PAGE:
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Strange use of Logic gates!?

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PConst167

Member
Hey friends,

can you explain to me what is happening to this circuit. In IC8B, Why is the circuit connecting to the XOR gate in that way? It seems the inputs to the XOR gates are "A and not A". Why do that ? Also the result would always be true. What's happening please?? Why would anyone do this ? The result is always true except when there is some delay in the signals and the XOR gate oscillates..

While writing this I think I understood it. It is to create a very small pulse. Right ?

 

spec

Well-Known Member
Most Helpful Member
Hey friends,

can you explain to me what is happening to this circuit. In IC8B, Why is the circuit connecting to the XOR gate in that way? It seems the inputs to the XOR gates are "A and not A". Why do that ? Also the result would always be true. What's happening please?? Why would anyone do this ? The result is always true except when there is some delay in the signals and the XOR gate oscillates..

While writing this I think I understood it. It is to create a very small pulse. Right ?

Hi PC,

You got it in one. The circuit is a narrow pulse generator using the propagation delays of IC3D, IC3E and IC3F.

This is a fairly common technique.

spec
 

PConst167

Member
Hi PC,

You got it in one. The circuit is a narrow pulse generator using the propagation delays of IC3D, IC3E and IC3F.

This is a fairly common technique.

spec

Hi Spec! I looked at it for a while and I was mesmerized at it. Who would possibly do such thing! Then I realized it would create a pulse :p

Is it reliable ?
 

AnalogKid

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Very. The output pulse width will vary with temperature, because all of the propagation delay times vary with temperature. But if the three inverters and the 86 all are the same technology (LS, HC, etc.) then the 86 always will be fast enough to catch the time delay. The 86 output sits high, and makes a narrow negative pulse for each positive and negative edge of the IC4D output signal.

When designing with a CPLD or FPGA, this is a common trick to differentiate an internal signal because there are no coupling capacitors inside those parts.

ak
 

spec

Well-Known Member
Most Helpful Member
Hi Spec! I looked at it for a while and I was mesmerized at it. Who would possibly do such thing! Then I realized it would create a pulse :p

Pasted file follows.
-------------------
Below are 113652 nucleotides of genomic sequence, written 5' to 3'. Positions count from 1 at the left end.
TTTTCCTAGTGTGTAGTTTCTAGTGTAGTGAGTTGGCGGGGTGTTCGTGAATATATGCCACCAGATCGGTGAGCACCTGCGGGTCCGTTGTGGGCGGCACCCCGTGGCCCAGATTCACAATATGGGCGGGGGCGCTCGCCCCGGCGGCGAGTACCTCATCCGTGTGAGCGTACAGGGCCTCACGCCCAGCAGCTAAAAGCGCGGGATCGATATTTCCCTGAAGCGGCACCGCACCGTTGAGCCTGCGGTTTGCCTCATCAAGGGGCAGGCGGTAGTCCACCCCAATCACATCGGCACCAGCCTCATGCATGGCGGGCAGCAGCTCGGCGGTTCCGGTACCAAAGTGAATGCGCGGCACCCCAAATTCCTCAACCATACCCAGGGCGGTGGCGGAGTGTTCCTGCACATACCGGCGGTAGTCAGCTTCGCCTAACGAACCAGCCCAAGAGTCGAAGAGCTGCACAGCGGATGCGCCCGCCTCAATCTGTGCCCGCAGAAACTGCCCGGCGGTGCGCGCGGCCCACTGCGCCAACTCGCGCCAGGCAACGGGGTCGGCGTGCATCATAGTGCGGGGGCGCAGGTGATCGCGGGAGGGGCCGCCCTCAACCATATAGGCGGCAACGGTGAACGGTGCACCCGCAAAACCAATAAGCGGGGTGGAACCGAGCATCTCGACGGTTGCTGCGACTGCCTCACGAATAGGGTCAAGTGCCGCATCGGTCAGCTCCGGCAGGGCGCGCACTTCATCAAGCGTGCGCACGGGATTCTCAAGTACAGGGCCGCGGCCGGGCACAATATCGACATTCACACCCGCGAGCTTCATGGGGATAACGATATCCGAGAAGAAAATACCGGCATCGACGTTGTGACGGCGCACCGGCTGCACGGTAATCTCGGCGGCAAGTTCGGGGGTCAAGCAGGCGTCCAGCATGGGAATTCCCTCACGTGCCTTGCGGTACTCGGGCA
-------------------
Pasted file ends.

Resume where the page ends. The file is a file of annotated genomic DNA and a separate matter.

Is it reliable ?
Hi PC,

Yes, it is reliable and, as I said, it is often used.

To be more specific, the leading edge of the XOR gate produces a narrow pulse which has a leading edge coincident with the point of change of the input square wave, plus the propagation delay of the XOR gate.

The pulse length of the XOR gate output can be extended by introducing more delay to the signal path of one of the XOR gate inputs. This can be done with a resistor and capacitor at a Schmitt trigger gate input.

In spite of the longer pulse the leading edge of the XOR gate output will still be just as coincident with a change in the input wave form.

This circuit is often use in frequency doubling, the output from the XOR gate having twice the frequency of the input waveform.

spec

(our posts crossed AK)
 
Last edited:

PConst167

Member
Hi PC,

Yes, it is reliable and, as I said, it is often used.

To be more specific, the leading edge of the XOR gate produces a narrow pulse which has a leading edge coincident with the point of change of the input square wave, plus the propagation delay of the XOR gate.

The pulse length of the XOR gate output can be extended by introducing more delay to the signal path of one of the XOR gate inputs. This can be done with a resistor and capacitor at a Schmitt trigger gate input.

In spite of the longer pulse the leading edge of the XOR gate output will still be just as coincident with a change in the input wave form.

This circuit is often use in frequency doubling, the output from the XOR gate having twice the frequency of the input waveform.

spec

(our posts crossed AK)


What if you only want the pulse to exist when the input goes from low to high and not from high to low? The XOR will produce the pulse in both cases!
 

spec